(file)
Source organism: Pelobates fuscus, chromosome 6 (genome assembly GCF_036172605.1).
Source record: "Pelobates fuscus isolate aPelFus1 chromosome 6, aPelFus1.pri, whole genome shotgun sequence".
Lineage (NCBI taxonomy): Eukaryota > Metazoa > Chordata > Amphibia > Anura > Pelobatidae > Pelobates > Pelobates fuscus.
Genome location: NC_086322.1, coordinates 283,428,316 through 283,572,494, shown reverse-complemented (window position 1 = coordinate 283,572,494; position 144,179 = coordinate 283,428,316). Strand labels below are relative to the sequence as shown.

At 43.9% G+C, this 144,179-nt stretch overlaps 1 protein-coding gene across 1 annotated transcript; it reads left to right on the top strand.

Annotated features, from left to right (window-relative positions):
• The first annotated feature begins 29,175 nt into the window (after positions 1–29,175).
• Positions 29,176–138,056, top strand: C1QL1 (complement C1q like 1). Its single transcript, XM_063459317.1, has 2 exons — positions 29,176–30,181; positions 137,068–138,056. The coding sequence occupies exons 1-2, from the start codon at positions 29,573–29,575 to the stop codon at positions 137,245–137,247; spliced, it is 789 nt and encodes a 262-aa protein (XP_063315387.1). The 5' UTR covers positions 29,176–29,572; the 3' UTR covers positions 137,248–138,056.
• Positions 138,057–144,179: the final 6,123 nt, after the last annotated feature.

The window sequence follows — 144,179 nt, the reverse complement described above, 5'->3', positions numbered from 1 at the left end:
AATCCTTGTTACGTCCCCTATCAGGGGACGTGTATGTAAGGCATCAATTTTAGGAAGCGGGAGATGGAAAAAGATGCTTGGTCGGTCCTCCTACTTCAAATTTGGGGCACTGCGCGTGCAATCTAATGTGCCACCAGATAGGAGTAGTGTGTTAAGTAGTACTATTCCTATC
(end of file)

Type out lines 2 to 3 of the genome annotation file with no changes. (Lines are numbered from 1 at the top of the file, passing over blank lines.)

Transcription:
Source record: "Pelobates fuscus isolate aPelFus1 chromosome 6, aPelFus1.pri, whole genome shotgun sequence".
Lineage (NCBI taxonomy): Eukaryota > Metazoa > Chordata > Amphibia > Anura > Pelobatidae > Pelobates > Pelobates fuscus.